Planting for resettled honeybees at Thorn Preserve

(Photo by Violet Snow)

Kind-hearted people rescue stray dogs and cats and find them homes, but Chris Layman does just the opposite when he rescues honeybees. If a hive has formed inside a house, and the homeowners are not happy to have them, Layman resettles the bees in an apiary at one of several sites, including the Thorn Preserve on John Joy Road in Woodstock.

The Thorn Preserve is a former farm acquired in 2011 by the Catskill Center for Conservation and Development (CCCD) and managed by the Woodstock Land Conservancy (WLC). On Friday, June 2, at 3 p.m., the public is invited to visit the Thorn Preserve and help plant native species whose pollen will feed the local honeybees.

Layman, a beekeeper and stonescape artisan, lives with his wife, Lisa, an herbalist and aromatherapist, at Fox Farm Apiary in Greene County, where they produce honey sold at Sunfrost, Woodstock Meats, and Hudson Valley Bee Supply. “Along with a lot of other people who had concerns about bees,” said Layman, “we decided to put our concerns into action and rescue bees from houses when they need to be removed.”


When Layman receives a call requesting removal — often forwarded from Hudson Valley Bee Supply in Kingston — he starts by assessing the situation to find out if anyone is endangered by the presence of the hive. If no one living in the house has an allergy to beestings, he tries to talk the homeowner into keeping the bees. “It’s a little traumatic to the hive to be moved,” he said. “We do some education, so people will know that the bees aren’t out to get us. A lot of times, people get stung when they’re standing in front of the hive or in the flight path.” Like many people of his generation, he grew up learning about bees from movies like Killer Bees and The Swarm, which produced exaggerated fears of the largely peaceable honeybee. Layman tries to raise awareness about the importance of bees and the need to nurture them.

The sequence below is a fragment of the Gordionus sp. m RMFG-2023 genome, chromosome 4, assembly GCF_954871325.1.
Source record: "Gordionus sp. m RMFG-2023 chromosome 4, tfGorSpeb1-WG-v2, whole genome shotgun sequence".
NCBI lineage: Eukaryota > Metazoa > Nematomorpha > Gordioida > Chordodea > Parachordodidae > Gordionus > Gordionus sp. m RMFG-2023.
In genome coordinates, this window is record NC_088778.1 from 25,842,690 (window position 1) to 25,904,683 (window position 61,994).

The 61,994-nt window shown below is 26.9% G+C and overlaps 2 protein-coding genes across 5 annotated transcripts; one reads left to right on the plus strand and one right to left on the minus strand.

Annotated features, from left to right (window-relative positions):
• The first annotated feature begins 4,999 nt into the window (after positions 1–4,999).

Many environmentalists are concerned about the recent decline in honeybee populations resulting from infestation by the varroa mite, impacts of pesticides, and the reduction of habitat for plants supplying nectar and pollen to bees. With many food plants dependent on pollination by bees and other insects, protecting bee populations has become an important goal.

Moving a hive takes all night and is accomplished with the help of a vacuum designed to gently suck up bees. Once the bees are captured, Layman manually removes the comb, which contains the larvae and the queen, and transfers it to a box. The comb and the bees are relocated to Thorn or to one of two yards Layman has access to in Rhinebeck or Andes. He also examines the comb for signs of mite infestation, indicated by irregular brood patterns or deformed wings. Infestations are treated with organic substances such as formic acid or oxalic acid vapor, which will control the mites without harming the bees.